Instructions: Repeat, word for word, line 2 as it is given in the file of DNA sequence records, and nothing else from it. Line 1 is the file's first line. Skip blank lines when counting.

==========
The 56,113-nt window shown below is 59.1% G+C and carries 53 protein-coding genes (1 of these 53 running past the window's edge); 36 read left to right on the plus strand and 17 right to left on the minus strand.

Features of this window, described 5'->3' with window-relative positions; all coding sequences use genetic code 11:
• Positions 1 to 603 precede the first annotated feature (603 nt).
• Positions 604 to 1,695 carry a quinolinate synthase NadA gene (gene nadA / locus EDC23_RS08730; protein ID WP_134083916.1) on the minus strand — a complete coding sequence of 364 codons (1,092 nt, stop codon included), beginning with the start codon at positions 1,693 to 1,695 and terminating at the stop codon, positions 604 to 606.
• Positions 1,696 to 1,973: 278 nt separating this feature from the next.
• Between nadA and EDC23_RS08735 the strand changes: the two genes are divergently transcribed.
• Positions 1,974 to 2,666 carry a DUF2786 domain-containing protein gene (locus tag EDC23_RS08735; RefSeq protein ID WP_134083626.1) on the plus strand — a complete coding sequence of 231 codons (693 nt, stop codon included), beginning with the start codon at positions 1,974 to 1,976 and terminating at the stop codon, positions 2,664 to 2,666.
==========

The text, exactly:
Features of this window, described 5'->3' with window-relative positions; all coding sequences use genetic code 11: